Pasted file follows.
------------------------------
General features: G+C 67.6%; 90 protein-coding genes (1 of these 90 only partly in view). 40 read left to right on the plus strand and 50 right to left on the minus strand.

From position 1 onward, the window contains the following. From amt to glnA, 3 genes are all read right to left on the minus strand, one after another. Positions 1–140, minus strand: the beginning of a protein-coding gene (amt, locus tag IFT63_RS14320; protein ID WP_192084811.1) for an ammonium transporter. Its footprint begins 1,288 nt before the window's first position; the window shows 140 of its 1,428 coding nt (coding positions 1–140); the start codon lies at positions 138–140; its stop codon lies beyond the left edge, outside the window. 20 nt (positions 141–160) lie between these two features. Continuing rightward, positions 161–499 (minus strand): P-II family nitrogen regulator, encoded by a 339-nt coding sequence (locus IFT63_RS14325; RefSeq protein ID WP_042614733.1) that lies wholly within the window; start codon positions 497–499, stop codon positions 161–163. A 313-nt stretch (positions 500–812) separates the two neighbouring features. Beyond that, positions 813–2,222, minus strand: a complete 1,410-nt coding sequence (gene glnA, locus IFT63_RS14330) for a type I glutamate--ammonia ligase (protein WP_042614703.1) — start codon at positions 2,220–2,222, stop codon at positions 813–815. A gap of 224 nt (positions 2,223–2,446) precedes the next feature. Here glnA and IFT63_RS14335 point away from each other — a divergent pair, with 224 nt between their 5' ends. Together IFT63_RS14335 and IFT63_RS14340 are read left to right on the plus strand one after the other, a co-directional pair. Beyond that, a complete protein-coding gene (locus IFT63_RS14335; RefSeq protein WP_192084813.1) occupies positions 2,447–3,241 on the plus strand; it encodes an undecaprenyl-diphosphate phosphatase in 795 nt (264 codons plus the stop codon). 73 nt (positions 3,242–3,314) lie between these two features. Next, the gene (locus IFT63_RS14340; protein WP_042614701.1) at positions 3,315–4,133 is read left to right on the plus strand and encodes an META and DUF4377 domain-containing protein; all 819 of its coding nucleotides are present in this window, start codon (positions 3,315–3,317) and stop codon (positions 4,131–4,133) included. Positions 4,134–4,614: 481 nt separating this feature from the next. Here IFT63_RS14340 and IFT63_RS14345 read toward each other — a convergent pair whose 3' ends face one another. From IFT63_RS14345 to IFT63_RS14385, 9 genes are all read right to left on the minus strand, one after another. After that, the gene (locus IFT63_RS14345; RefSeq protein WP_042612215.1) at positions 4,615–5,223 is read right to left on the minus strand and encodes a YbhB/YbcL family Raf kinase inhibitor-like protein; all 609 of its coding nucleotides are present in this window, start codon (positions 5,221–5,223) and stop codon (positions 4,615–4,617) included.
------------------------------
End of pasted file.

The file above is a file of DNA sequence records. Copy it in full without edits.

General features: G+C 67.6%; 90 protein-coding genes (1 of these 90 only partly in view). 40 read left to right on the plus strand and 50 right to left on the minus strand.

From position 1 onward, the window contains the following. From amt to glnA, 3 genes are all read right to left on the minus strand, one after another. Positions 1–140, minus strand: the beginning of a protein-coding gene (amt, locus tag IFT63_RS14320; protein ID WP_192084811.1) for an ammonium transporter. Its footprint begins 1,288 nt before the window's first position; the window shows 140 of its 1,428 coding nt (coding positions 1–140); the start codon lies at positions 138–140; its stop codon lies beyond the left edge, outside the window. 20 nt (positions 141–160) lie between these two features. Continuing rightward, positions 161–499 (minus strand): P-II family nitrogen regulator, encoded by a 339-nt coding sequence (locus IFT63_RS14325; RefSeq protein ID WP_042614733.1) that lies wholly within the window; start codon positions 497–499, stop codon positions 161–163. A 313-nt stretch (positions 500–812) separates the two neighbouring features. Beyond that, positions 813–2,222, minus strand: a complete 1,410-nt coding sequence (gene glnA, locus IFT63_RS14330) for a type I glutamate--ammonia ligase (protein WP_042614703.1) — start codon at positions 2,220–2,222, stop codon at positions 813–815. A gap of 224 nt (positions 2,223–2,446) precedes the next feature. Here glnA and IFT63_RS14335 point away from each other — a divergent pair, with 224 nt between their 5' ends. Together IFT63_RS14335 and IFT63_RS14340 are read left to right on the plus strand one after the other, a co-directional pair. Beyond that, a complete protein-coding gene (locus IFT63_RS14335; RefSeq protein WP_192084813.1) occupies positions 2,447–3,241 on the plus strand; it encodes an undecaprenyl-diphosphate phosphatase in 795 nt (264 codons plus the stop codon). 73 nt (positions 3,242–3,314) lie between these two features. Next, the gene (locus IFT63_RS14340; protein WP_042614701.1) at positions 3,315–4,133 is read left to right on the plus strand and encodes an META and DUF4377 domain-containing protein; all 819 of its coding nucleotides are present in this window, start codon (positions 3,315–3,317) and stop codon (positions 4,131–4,133) included. Positions 4,134–4,614: 481 nt separating this feature from the next. Here IFT63_RS14340 and IFT63_RS14345 read toward each other — a convergent pair whose 3' ends face one another. From IFT63_RS14345 to IFT63_RS14385, 9 genes are all read right to left on the minus strand, one after another. After that, the gene (locus IFT63_RS14345; RefSeq protein WP_042612215.1) at positions 4,615–5,223 is read right to left on the minus strand and encodes a YbhB/YbcL family Raf kinase inhibitor-like protein; all 609 of its coding nucleotides are present in this window, start codon (positions 5,221–5,223) and stop codon (positions 4,615–4,617) included.